Partially loaded magnetoelastic sensors with customizable sensitivities for large force measurements
© 2014 IEEE. Magnetoelastic sensors are typically made of strips of magnetostrictive materials that efficiently convert magnetic energy into mechanical energy, and vice versa. When exposed to an ac magnetic field, the sensor vibrates, producing a secondary magnetic flux that can be remotely detected. If the frequency of the ac magnetic field matches the sensor's resonant frequency, the magnetic-mechanical energy conversion is optimal, resulting in a large secondary magnetic flux. The magnetoelastic sensor has been used to monitor physical parameters relevant to force, such as mass or stress, since its resonant frequency, indirectly through the ΔE effect, is dependent on the magnitude of an applied force. Typically, the applied force must be significantly less than the weight of the sensor or it completely dampens the sensor's resonance. Presented here is the design and operation of a magnetoelastic sensor capable of monitoring large forces by applying partial loading to strategic points on a sensor. The characterization and analysis of this new magnetoelastic sensor is presented along with numerical modeling to illustrate the proposed sensing mechanism. Additionally, an array of magnetoelastic sensors were deployed to demonstrate monitoring of force loading on the lock-in portion of a lock-in style lower limb prosthetic sleeve.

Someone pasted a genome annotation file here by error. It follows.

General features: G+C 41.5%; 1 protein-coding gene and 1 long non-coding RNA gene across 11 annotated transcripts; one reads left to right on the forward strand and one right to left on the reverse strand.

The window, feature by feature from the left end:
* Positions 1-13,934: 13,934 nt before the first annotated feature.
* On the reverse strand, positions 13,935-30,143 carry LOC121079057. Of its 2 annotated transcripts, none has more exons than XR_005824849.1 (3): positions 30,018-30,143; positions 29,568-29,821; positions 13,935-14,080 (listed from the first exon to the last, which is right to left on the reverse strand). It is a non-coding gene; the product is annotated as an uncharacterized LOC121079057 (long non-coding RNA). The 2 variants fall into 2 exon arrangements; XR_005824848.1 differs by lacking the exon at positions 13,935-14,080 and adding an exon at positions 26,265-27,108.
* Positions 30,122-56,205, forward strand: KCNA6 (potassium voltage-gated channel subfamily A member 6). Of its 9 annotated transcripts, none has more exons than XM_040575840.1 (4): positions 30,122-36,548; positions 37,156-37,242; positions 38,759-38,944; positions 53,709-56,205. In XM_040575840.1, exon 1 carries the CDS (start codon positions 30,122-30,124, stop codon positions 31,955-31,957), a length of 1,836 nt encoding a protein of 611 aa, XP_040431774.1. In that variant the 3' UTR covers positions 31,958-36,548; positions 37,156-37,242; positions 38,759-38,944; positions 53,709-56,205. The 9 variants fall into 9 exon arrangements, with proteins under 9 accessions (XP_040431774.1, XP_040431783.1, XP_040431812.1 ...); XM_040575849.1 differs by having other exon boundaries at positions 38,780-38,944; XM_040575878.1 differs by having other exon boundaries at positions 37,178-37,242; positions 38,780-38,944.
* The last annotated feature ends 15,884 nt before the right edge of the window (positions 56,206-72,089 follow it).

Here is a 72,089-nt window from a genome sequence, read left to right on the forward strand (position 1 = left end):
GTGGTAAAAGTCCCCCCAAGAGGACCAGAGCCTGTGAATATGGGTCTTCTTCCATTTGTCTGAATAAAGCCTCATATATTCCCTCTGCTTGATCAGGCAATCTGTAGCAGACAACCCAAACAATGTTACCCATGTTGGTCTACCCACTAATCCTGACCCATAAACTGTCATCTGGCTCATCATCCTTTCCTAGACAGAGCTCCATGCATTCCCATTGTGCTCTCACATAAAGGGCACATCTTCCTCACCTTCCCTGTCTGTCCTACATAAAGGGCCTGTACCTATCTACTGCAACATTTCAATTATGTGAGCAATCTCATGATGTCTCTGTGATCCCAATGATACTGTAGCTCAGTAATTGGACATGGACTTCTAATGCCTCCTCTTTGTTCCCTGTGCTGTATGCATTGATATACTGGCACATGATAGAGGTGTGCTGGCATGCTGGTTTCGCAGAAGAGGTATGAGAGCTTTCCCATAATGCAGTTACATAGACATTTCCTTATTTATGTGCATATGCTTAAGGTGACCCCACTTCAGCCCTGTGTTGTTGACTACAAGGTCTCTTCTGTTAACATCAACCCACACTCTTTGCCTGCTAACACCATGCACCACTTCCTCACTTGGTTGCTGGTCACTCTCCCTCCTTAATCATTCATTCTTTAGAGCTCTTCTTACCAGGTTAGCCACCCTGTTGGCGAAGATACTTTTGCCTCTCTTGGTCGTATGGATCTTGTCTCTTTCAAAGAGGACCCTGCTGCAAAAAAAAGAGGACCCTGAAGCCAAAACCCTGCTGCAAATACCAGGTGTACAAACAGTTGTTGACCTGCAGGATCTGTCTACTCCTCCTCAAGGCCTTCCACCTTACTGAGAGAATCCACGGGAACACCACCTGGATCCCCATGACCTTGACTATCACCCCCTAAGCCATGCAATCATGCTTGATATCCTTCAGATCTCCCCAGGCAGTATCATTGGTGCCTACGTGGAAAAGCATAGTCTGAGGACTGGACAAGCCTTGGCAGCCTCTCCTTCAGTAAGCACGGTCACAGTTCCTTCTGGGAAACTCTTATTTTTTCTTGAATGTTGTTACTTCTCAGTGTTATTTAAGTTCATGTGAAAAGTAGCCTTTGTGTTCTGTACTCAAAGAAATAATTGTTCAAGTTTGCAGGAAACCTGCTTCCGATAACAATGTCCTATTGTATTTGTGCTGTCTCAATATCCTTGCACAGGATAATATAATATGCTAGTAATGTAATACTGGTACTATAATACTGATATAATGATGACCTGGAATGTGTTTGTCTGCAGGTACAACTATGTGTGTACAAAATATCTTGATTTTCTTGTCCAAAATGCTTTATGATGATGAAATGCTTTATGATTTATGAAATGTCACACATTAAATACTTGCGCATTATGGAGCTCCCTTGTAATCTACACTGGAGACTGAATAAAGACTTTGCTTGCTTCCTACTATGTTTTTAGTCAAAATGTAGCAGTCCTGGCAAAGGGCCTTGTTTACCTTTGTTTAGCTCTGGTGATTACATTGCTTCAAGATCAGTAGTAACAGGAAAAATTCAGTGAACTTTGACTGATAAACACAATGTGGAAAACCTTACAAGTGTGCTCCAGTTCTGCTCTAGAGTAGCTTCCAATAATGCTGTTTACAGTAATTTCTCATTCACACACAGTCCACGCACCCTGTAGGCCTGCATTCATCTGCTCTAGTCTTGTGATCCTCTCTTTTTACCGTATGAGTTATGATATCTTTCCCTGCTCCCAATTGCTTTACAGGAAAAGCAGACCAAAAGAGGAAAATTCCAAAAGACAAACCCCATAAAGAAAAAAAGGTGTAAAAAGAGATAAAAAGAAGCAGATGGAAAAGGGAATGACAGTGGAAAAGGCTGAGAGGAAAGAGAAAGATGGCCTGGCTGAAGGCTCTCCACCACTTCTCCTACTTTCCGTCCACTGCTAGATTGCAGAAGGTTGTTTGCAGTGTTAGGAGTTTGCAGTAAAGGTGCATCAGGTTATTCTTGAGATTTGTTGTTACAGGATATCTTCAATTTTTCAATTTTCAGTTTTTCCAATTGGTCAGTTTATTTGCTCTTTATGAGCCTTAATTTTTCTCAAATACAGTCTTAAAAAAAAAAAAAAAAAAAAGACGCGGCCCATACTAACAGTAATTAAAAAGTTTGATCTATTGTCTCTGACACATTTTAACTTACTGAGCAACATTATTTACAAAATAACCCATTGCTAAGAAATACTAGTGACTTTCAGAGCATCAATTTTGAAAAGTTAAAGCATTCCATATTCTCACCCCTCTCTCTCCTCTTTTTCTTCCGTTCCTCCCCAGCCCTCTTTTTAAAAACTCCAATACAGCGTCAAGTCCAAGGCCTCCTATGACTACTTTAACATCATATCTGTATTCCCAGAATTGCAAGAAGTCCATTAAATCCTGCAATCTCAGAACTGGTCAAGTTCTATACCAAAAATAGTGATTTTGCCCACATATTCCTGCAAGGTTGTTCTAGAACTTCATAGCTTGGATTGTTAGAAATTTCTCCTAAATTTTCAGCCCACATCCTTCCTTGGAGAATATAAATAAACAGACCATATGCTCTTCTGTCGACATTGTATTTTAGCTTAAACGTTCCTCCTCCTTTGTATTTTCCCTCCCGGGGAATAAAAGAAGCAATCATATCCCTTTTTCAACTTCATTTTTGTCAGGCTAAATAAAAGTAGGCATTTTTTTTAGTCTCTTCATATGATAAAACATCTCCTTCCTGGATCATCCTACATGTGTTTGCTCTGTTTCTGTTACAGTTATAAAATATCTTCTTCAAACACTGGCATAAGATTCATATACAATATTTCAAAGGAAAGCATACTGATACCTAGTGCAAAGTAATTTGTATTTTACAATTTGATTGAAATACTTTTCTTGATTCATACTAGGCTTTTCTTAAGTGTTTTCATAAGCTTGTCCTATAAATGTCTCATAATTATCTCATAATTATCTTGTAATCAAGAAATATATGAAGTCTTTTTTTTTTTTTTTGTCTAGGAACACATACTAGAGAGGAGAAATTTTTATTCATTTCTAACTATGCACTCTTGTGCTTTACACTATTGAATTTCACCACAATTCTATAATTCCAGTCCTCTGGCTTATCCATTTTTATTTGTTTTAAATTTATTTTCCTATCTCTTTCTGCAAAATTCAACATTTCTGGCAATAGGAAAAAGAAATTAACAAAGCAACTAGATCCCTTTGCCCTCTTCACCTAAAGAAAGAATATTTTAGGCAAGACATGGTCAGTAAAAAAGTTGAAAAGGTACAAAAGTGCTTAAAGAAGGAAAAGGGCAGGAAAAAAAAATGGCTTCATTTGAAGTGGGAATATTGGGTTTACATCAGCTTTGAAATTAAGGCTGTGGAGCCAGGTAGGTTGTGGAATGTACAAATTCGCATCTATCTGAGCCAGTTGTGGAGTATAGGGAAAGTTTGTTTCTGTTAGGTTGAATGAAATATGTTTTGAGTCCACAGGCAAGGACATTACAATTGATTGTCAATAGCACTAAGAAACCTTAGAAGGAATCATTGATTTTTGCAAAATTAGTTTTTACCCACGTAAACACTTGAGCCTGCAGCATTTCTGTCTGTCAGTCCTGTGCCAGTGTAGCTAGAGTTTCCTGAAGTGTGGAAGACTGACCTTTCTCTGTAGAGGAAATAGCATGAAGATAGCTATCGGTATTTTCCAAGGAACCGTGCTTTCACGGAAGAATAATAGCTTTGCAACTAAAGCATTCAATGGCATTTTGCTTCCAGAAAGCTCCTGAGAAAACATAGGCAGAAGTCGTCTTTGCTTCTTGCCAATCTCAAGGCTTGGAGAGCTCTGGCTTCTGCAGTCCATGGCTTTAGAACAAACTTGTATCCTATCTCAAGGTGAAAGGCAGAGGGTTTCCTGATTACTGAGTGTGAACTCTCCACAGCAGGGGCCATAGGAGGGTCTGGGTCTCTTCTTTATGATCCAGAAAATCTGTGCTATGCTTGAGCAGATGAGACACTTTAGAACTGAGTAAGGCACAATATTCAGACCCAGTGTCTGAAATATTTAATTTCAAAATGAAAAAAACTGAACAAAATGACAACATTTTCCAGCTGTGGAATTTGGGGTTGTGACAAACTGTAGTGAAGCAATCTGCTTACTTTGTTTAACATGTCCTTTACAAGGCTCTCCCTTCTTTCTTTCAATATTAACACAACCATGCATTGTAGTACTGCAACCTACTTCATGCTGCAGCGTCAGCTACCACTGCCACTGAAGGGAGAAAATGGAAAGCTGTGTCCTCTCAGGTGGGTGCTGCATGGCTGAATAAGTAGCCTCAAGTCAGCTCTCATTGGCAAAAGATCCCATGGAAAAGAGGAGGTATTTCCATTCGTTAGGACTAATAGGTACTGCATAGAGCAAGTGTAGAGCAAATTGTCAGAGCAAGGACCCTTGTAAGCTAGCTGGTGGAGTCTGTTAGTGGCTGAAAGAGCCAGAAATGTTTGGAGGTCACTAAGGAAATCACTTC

IEEE Sensors Journal
Partially loaded magnetoelastic sensors with customizable sensitivities for large force measurements.
IEEE Sensors Journal,
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